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March 04, 2014  |   Comments (1)   |   Post a comment

Bill aims to help deal with school bus funding losses

By Thomas McMahon


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A bill in the Indiana General Assembly would allow school districts that have lost at least 10% of their transportation fund levies due to circuit breaker credits to use money from other funds to pay for transportation.Photo by Wikipedia user Jasont82

A bill in the Indiana General Assembly would allow school districts that have lost at least 10% of their transportation fund levies due to circuit breaker credits to use money from other funds to pay for transportation.
Photo by Wikipedia user Jasont82

INDIANAPOLIS — A bill designed to give flexibility to Indiana school districts facing transportation budget reductions unanimously passed the state Senate on Thursday.

House Bill 1062, co-sponsored by Sen. Randy Head, would allow school corporations that have lost at least 10% of their transportation fund levies due to circuit breaker credits (property tax caps) to use money from other funds to pay for transportation through 2016.

As one example of the financial troubles affecting Indiana districts, the Metropolitan School District of Decatur Township reportedly faces a $2.5 million annual budget shortfall and will lose $7.5 million to property tax caps in 2014. The district has given notice that it may discontinue transportation service in 2017 if an additional local property tax doesn't pass on a May 6 ballot.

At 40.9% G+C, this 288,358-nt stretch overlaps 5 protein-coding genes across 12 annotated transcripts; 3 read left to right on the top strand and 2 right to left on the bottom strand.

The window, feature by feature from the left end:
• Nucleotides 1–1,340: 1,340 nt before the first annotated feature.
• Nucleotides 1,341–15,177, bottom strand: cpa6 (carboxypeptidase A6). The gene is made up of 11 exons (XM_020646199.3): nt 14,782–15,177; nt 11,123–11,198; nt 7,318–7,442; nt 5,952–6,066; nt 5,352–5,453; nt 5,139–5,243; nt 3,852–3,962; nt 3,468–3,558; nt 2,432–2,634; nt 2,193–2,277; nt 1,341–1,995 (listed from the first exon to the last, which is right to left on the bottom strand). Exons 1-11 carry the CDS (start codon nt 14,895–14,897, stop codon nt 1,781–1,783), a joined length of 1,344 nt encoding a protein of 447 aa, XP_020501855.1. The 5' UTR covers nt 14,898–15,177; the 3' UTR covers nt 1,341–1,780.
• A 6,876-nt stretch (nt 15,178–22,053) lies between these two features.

"Maintaining transportation is a big concern for many Indiana schools," Sen. Head said. "Legislators have been working hard to find a solution to the obstacles school corporations face. House Bill 1062 provides necessary relief to struggling school corporations, ensuring they are able to keep buses running to provide safe and reliable transportation for students."

The legislation would also extend a financial relief bill for schools by allowing districts that lose at least 20% of their levies from circuit breaker credits to refinance existing debt. This statute expired in 2013, but HB 1062 would extend it through 2018.

After passing the Senate on Thursday, the bill returned to the House for further consideration.


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Read more about: budget cuts, Indiana, taxes


If the Legislatures had thought ahead before putting the tax caps in the Constitution there would be no need to have a recovery bill. 1% tax cap was to low when enacted.

Terry Butler    |    Mar 10, 2014 04:49 AM

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